Aurora is such a sweet little girl who is always smiling. She is getting ready to start 2nd grade this year, and I know she will do very well, because she is a good student who loves to learn new things. She has enjoyed her summer, and has done some great things, including a family vacation to Disneyland, where she met lots of Disney characters, and especially loved the rides…if I know her. But then, the princesses and mermaids were probably highlights too. Aurora has had a great year, and I know the coming year will be even better. Today is Aurora’s 7th birthday. Happy birthday Aurora!! Have a great day!! We love you!!
My nephew, Josh Griffith is a hard working man, who loves his family, and would do anything for them. He is constantly doing things to improve their home,and he is always able to fix the things that break. Their house is all electric, but they are planning to change it to a gas furnace this year. For now, the family needs 4 trailer loads of wood a year to heat the home without using the electric heat. Josh spend a lot of his free time chopping and splitting the wood so that the family can stay warm all winter. My niece and his wife, Susan helps too, but chopping wood is a tough job for most women, and so Josh does most of it by himself. Josh also spends a good deal of his time keeping the family from being snowed in. He plows snow almost constantly…and does it all without complaint…because he is the provider, and it’s for his family.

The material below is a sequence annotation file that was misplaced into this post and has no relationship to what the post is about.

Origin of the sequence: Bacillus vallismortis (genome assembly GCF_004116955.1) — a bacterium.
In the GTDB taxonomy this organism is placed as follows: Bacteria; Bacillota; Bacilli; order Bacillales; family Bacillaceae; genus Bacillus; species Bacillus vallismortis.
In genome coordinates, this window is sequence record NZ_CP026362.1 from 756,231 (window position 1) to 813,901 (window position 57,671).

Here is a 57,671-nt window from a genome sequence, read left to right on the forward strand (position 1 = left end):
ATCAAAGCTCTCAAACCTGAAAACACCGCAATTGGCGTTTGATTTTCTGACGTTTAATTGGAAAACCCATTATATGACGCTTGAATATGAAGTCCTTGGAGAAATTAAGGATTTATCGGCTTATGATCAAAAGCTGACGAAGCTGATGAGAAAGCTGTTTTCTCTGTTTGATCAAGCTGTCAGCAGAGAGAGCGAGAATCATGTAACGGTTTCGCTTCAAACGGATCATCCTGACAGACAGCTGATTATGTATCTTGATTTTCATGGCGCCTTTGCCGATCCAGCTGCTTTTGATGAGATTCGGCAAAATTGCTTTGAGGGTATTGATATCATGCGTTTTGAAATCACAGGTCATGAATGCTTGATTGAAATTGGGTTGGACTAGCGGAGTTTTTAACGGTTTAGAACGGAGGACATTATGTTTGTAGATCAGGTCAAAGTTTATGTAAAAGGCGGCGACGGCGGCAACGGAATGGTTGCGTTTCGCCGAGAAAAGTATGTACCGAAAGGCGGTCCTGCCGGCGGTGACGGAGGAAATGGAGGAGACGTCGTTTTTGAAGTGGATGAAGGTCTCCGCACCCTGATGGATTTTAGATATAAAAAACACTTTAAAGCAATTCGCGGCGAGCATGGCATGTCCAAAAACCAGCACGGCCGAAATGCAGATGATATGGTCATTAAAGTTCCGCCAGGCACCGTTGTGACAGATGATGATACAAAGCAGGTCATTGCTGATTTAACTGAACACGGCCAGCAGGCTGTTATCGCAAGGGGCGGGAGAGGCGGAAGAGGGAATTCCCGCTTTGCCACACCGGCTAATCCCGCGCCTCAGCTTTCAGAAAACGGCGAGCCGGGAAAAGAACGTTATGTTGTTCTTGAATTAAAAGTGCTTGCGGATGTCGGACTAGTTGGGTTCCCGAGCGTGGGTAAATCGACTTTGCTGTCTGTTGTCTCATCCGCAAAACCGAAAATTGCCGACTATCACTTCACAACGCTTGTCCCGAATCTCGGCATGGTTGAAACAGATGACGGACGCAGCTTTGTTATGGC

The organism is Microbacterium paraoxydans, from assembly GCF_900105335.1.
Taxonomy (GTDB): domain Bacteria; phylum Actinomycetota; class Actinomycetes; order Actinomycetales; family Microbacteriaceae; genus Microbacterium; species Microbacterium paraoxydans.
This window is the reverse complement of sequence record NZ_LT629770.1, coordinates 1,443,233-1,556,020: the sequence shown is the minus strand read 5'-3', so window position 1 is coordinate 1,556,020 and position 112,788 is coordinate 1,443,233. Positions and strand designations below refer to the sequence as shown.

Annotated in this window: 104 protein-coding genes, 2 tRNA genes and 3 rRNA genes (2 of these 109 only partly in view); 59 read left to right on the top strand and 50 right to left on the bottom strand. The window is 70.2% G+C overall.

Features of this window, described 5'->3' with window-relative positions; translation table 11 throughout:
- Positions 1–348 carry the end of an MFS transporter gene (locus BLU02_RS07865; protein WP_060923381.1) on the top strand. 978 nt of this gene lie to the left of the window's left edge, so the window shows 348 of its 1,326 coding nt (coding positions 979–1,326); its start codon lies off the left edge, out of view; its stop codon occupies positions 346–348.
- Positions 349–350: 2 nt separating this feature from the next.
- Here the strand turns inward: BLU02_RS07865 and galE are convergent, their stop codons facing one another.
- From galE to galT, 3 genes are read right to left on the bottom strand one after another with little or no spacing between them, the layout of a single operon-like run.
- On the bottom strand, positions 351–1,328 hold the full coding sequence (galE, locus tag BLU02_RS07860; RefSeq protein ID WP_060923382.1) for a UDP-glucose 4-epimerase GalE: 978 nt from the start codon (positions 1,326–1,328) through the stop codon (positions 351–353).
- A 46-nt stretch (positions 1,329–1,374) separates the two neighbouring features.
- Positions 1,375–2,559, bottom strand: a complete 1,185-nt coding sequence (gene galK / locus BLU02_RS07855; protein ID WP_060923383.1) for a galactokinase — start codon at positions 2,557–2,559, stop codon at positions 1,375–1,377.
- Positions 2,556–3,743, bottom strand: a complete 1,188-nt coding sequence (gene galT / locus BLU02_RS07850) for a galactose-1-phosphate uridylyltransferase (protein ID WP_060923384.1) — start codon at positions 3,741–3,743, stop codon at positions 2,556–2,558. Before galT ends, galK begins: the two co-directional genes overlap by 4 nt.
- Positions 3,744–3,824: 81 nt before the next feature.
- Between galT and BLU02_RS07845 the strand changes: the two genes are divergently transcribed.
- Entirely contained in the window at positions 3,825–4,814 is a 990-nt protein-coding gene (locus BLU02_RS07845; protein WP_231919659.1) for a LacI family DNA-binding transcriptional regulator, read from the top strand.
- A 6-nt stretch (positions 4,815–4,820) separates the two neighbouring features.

Josh has spent a lot of time teaching his girls to ride horses. Susan didn’t grow up around horses, and so she wasn’t too sure about riding horses.Josh worked with her, and before long, Susan has a good time with it. Their daughters, Jala and Kaytlyn have grown up around horses, and so they will be naturals at it. Josh and Jala go riding quite a bit and have even hunted together. Susan says that Josh is definitely the more hands on parent. I suppose that is because Susan has always had such a soft heart. She parents in a different way. Nevertheless, Josh taught Jala to drive more than Susan did because she said, “I was so scared.” It can be scary to teach a child to drive. It seems that usually one of the other parent has the right temperament for it, and the other doesn’t. Clearly, Josh will be the driving instructor for their girls.
Josh does work very hard, but work is not the only thing we do for our families. There is the all important quality time as a family too. This year, Josh and Susan took the girls to the Billings Fair, in Billings Montana. Living in a small town like Powell, the girls don’t usually have a chance to ride on some of the cool rides that they have in bigger cities. This year, the big deal was the Black Out. It is a totally crazy ride, that I would personally never ride. Susan said that all the rides at the Billings fair were so nice, and just seemed safer. Susan doesn’t have to worry about the girls being on the rides, because Josh always rides rides with the girls. Susan stands by holding everyone’s things…sounds like the place I would want to be too. Thankfully for Susan, Josh takes care of that for her…and she is so grateful for that and everything else Josh does for them. Today Is Josh’s birthday. Happy birthday Josh!! Have a great day!! We love you!!